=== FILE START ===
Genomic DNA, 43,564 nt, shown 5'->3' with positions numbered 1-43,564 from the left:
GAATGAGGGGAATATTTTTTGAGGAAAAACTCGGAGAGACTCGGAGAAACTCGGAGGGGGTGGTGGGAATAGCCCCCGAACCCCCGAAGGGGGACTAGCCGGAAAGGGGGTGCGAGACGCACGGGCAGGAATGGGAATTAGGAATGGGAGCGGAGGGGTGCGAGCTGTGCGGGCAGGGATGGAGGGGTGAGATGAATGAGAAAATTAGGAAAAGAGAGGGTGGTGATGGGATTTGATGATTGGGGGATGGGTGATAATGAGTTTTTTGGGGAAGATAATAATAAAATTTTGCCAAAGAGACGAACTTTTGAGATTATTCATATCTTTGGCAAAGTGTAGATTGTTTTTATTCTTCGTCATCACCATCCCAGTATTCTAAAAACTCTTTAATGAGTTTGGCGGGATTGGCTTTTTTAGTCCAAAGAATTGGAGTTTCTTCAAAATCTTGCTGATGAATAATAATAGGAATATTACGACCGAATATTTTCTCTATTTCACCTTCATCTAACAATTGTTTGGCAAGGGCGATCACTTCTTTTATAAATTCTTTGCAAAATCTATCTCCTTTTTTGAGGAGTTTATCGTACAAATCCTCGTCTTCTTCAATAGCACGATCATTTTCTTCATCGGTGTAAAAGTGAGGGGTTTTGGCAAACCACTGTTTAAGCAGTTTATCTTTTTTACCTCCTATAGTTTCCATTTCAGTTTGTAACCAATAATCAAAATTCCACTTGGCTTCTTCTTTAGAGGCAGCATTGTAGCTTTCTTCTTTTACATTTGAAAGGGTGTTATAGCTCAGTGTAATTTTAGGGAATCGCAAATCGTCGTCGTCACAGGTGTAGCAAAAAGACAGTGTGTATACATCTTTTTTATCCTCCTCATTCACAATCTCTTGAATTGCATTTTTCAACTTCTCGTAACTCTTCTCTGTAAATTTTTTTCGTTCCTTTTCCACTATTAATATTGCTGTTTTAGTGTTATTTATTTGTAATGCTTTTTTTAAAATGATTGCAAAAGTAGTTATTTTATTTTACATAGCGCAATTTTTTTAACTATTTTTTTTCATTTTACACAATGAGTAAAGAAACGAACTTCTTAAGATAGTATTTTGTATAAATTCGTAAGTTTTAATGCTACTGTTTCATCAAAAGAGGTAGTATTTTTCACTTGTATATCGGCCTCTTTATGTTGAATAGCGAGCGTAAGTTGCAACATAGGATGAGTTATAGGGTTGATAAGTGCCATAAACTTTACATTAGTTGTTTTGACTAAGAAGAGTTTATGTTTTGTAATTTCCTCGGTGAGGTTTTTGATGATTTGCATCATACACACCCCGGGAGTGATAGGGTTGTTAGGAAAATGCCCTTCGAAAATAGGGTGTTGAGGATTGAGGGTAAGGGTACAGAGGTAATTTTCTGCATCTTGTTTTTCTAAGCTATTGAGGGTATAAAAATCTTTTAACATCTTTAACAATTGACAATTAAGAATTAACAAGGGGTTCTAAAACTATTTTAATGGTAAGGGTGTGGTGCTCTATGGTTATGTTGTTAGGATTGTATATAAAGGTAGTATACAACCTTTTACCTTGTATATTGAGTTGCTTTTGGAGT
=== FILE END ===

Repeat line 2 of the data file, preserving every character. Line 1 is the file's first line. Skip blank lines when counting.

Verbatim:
GAATGAGGGGAATATTTTTTGAGGAAAAACTCGGAGAGACTCGGAGAAACTCGGAGGGGGTGGTGGGAATAGCCCCCGAACCCCCGAAGGGGGACTAGCCGGAAAGGGGGTGCGAGACGCACGGGCAGGAATGGGAATTAGGAATGGGAGCGGAGGGGTGCGAGCTGTGCGGGCAGGGATGGAGGGGTGAGATGAATGAGAAAATTAGGAAAAGAGAGGGTGGTGATGGGATTTGATGATTGGGGGATGGGTGATAATGAGTTTTTTGGGGAAGATAATAATAAAATTTTGCCAAAGAGACGAACTTTTGAGATTATTCATATCTTTGGCAAAGTGTAGATTGTTTTTATTCTTCGTCATCACCATCCCAGTATTCTAAAAACTCTTTAATGAGTTTGGCGGGATTGGCTTTTTTAGTCCAAAGAATTGGAGTTTCTTCAAAATCTTGCTGATGAATAATAATAGGAATATTACGACCGAATATTTTCTCTATTTCACCTTCATCTAACAATTGTTTGGCAAGGGCGATCACTTCTTTTATAAATTCTTTGCAAAATCTATCTCCTTTTTTGAGGAGTTTATCGTACAAATCCTCGTCTTCTTCAATAGCACGATCATTTTCTTCATCGGTGTAAAAGTGAGGGGTTTTGGCAAACCACTGTTTAAGCAGTTTATCTTTTTTACCTCCTATAGTTTCCATTTCAGTTTGTAACCAATAATCAAAATTCCACTTGGCTTCTTCTTTAGAGGCAGCATTGTAGCTTTCTTCTTTTACATTTGAAAGGGTGTTATAGCTCAGTGTAATTTTAGGGAATCGCAAATCGTCGTCGTCACAGGTGTAGCAAAAAGACAGTGTGTATACATCTTTTTTATCCTCCTCATTCACAATCTCTTGAATTGCATTTTTCAACTTCTCGTAACTCTTCTCTGTAAATTTTTTTCGTTCCTTTTCCACTATTAATATTGCTGTTTTAGTGTTATTTATTTGTAATGCTTTTTTTAAAATGATTGCAAAAGTAGTTATTTTATTTTACATAGCGCAATTTTTTTAACTATTTTTTTTCATTTTACACAATGAGTAAAGAAACGAACTTCTTAAGATAGTATTTTGTATAAATTCGTAAGTTTTAATGCTACTGTTTCATCAAAAGAGGTAGTATTTTTCACTTGTATATCGGCCTCTTTATGTTGAATAGCGAGCGTAAGTTGCAACATAGGATGAGTTATAGGGTTGATAAGTGCCATAAACTTTACATTAGTTGTTTTGACTAAGAAGAGTTTATGTTTTGTAATTTCCTCGGTGAGGTTTTTGATGATTTGCATCATACACACCCCGGGAGTGATAGGGTTGTTAGGAAAATGCCCTTCGAAAATAGGGTGTTGAGGATTGAGGGTAAGGGTACAGAGGTAATTTTCTGCATCTTGTTTTTCTAAGCTATTGAGGGTATAAAAATCTTTTAACATCTTTAACAATTGACAATTAAGAATTAACAAGGGGTTCTAAAACTATTTTAATGGTAAGGGTGTGGTGCTCTATGGTTATGTTGTTAGGATTGTATATAAAGGTAGTATACAACCTTTTACCTTGTATATTGAGTTGCTTTTGGAGT